Citizenship student Moses Dominic fled violence in his native country, Burma, in 2006. After spending 6 years in Malaysia, he was resettled in the United States in 2012 with assistance from World Relief in Durham. He lived for a short time in Kannapolis, NC before moving to the Chapel Hill-Carrboro area, and today he works in food services with Aramark, on the UNC campus.
Moses started preparing for the naturalization test in January of this year and attended Orange Literacy’s classes on Monday and Wednesday mornings at the Karen Community Center in Carrboro. He received assistance with his naturalization application from the Refugee Support Center, one of our community partners.
In addition to classes, Moses met with tutor Marty Schweitzer, a community member who volunteers with our program. The pair met faithfully every Thursday morning at 8:30, and after Moses passed the naturalization test in November, they came together one last time for a debriefing. On this happy occasion, I was able to catch up with them both to discuss the naturalization process and their experiences working with each other. On being asked the reason why he wanted to become a US citizen, Moses replied, “I love the United States, freedom, freedom of speech, and the fact that nobody is above the law.” He also reported that he enjoyed improving his English and learning all aspects of US government and history that he needed to know for the test.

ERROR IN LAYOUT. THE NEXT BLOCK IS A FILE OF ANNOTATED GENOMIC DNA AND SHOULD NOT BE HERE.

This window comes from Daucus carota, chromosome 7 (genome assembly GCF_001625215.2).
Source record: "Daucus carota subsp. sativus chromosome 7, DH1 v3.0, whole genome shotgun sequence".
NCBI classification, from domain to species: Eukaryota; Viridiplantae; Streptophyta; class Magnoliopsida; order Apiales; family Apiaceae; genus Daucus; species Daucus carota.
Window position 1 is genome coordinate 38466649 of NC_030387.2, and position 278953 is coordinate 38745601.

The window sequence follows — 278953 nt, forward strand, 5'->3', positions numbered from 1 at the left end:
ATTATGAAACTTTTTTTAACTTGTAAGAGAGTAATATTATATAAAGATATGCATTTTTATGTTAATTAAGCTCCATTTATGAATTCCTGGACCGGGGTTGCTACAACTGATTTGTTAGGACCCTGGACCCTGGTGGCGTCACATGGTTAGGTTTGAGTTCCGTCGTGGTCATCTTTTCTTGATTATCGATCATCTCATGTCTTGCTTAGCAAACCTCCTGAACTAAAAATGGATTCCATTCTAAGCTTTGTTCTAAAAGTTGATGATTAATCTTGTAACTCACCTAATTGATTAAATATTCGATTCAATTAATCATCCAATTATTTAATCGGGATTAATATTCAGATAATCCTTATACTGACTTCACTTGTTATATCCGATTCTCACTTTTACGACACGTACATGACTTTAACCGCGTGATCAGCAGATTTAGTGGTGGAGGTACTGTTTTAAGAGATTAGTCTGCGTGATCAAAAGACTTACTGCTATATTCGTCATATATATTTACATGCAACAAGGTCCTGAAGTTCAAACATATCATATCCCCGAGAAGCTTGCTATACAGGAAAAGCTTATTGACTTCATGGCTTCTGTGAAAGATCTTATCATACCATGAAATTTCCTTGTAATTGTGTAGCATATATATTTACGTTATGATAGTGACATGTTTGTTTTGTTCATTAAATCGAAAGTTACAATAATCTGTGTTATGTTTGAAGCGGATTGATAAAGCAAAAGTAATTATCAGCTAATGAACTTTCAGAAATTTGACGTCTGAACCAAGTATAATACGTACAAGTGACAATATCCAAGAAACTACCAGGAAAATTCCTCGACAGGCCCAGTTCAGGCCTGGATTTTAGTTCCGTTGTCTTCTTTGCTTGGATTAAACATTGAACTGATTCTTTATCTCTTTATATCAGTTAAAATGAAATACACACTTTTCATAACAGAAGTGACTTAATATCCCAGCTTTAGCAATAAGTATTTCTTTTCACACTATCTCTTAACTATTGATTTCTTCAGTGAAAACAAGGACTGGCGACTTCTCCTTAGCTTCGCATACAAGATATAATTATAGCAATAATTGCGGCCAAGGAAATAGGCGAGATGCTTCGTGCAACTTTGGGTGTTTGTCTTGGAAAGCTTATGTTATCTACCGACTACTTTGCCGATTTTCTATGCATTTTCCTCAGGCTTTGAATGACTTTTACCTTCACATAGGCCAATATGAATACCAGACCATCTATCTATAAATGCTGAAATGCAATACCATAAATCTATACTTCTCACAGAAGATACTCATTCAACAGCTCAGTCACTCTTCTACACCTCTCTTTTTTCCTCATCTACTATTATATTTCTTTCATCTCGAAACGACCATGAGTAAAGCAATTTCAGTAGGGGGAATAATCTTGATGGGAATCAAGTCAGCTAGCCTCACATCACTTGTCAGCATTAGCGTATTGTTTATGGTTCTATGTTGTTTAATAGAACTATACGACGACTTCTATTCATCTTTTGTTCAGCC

Marty worked with Moses throughout the naturalization process. When I asked what drew him to volunteering with Orange Literacy, he said that as a son of immigrants himself, he wanted to help new people in the country feel welcome. Reflecting on his experience with volunteering, Marty said, “I got to know Moses, someone I’d never met, from a culture I didn’t know. I learned about his country…. and what he went through to get here. Citizenship was important to him, and it felt good to help.”
The final step to the naturalization process is to take the Oath of Allegiance at a special ceremony. Moses Dominic became a new US citizen on December 22, 2017.
If you are interested in volunteering with our Citizenship program, helping students like Moses, please email Elgiva Wood: firstname.lastname@example.org